Mexicowood: The Mexican giant who threatens to take hold of the cinema industry - and the popcorns
Cinepolis, the major exhibitor from Mexico, with more than 6.000 screens, has launched a production division for fiction and non-fiction. And it could challenge U.S mega-corporations.
“The one who wants to be an eagle that flies,” said Emiliano Zapata.
After its first produced movie – “Perfectos desconocidos”, by Manolo Caro-, and ten projects in development or pre-production, the movie-theater chain founded in 1971 and present in more than 14 countries, is changing the rules of the so-called “globalization."
The company’s CEO, Alejandro Ramirez, explained to Variety, that Cinepolis is experiencing an “important” growth and they are about to produce four or five movies each year. The next one will be released on May 2020.
It will be a terror movie directed by Rodrigo Fiallega and entitled “La Herencia del mal” about a journalist who, after a miscarriage and her mother’s death, comes back to her family home and discovers through some VHS videos that her grandmother had been an exorcist. Who do you think she had exorcized?
“We resisted the temptation for many years [to open a production division] but our distribution arm has been doing well although it’s still relatively small,” said Ramirez, and added that the production division is limited to Mexico at the moment.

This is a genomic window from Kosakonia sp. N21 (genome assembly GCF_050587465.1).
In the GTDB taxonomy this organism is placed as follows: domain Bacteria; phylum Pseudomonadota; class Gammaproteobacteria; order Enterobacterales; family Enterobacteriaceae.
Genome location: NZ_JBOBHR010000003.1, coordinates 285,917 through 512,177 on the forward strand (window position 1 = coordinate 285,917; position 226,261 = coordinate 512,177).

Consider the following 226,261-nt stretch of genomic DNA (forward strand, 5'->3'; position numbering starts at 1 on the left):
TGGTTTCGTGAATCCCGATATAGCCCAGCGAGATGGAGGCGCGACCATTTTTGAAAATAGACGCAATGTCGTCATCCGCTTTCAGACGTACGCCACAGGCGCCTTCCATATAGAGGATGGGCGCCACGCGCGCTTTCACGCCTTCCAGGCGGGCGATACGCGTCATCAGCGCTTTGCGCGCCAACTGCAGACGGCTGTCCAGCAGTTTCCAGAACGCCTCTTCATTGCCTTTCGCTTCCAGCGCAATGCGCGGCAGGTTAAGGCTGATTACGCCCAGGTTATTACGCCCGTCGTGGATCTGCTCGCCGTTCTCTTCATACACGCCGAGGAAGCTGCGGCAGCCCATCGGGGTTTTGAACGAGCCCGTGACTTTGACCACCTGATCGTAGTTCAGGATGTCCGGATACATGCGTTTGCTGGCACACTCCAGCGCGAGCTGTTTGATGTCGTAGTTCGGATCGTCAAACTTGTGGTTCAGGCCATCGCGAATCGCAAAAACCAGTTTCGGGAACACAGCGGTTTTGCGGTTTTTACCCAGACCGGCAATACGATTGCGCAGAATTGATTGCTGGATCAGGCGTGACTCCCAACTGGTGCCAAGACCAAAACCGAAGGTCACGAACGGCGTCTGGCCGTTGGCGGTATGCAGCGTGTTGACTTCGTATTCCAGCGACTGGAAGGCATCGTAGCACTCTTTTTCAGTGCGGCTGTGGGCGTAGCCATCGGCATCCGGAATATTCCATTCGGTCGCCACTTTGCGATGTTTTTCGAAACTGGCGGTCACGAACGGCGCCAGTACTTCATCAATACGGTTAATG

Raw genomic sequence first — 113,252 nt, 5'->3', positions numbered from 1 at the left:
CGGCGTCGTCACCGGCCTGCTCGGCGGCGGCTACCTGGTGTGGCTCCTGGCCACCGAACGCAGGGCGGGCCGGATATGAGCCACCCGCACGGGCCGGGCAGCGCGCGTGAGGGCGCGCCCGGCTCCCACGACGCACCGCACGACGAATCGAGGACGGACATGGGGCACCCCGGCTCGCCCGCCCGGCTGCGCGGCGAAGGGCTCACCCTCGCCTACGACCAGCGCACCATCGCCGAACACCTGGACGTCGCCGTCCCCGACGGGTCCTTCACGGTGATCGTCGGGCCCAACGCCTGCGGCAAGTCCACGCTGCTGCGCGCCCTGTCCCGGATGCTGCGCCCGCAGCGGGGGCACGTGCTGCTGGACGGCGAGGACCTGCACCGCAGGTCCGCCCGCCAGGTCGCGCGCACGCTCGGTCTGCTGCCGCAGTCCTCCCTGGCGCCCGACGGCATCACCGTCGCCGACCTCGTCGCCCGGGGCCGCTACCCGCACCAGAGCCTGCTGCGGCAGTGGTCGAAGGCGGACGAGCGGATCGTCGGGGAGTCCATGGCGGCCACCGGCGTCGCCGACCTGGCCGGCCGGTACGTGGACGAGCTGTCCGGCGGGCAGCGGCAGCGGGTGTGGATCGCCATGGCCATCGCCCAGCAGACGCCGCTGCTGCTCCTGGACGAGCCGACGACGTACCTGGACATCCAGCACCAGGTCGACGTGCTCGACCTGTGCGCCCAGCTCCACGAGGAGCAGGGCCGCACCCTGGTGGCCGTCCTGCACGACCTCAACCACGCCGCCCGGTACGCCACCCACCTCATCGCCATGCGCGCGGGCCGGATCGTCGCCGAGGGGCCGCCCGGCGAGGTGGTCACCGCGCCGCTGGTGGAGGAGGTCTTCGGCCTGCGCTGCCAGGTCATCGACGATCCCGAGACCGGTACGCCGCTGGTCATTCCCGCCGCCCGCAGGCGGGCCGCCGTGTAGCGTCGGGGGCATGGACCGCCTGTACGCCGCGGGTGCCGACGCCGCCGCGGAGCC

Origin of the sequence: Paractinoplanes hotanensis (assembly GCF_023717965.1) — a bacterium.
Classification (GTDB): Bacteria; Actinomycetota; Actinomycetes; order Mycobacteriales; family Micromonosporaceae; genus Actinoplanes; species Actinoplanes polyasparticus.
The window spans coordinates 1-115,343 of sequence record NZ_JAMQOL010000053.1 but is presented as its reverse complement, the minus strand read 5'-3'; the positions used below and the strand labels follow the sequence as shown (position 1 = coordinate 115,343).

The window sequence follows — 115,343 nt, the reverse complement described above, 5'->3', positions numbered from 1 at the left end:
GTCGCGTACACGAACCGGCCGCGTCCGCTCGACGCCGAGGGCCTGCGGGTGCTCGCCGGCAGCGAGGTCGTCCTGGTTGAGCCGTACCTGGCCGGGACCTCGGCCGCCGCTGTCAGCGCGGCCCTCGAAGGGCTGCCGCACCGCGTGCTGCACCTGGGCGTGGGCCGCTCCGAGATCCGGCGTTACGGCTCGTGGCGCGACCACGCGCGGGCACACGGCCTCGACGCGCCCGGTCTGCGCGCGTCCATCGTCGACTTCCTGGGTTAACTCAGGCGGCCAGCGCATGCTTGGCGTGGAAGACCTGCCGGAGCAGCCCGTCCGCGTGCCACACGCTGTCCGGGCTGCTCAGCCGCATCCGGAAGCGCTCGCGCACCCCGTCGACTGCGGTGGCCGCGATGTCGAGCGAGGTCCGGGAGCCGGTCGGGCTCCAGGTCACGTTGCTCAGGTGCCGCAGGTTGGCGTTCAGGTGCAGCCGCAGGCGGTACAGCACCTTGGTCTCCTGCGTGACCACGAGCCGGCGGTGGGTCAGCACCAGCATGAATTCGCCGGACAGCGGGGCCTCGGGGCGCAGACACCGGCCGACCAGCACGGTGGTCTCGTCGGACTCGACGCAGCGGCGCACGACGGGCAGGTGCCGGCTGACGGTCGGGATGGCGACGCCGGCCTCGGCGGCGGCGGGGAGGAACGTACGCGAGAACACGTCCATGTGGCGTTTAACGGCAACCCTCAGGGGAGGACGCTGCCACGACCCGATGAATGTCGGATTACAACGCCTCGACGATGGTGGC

The documentaries have also a capital role for the movie-theater chain, who is a major investor for the indie media company No Ficcion, managed by two women, Daniela Alatorre y Elena Fortes, according to Variety.
No Ficcion was the producer for the Sundance winner documentary “Midnight Family”(Luke Lorentzen), about a Mexican family who owns a no-profit ambulance in Mexico City.
Since moviegoers not only live for ‘mainstream’, after creating Cinepolis Distribution, the company opens also a path for indie movies.
Ramirez announced as well that the chain that has over 360 millions attendants, will be opening a new theatre in Arabia Saudi:
“Saudi Arabia has huge growth potential but we’ll expect some censorship,” Ramirez summarized.
Are we experiencing the birth of a Mexican movie empire that, as time goes by, could eclipse the U.S. industry? If this is so, we may be in need of a green carpet.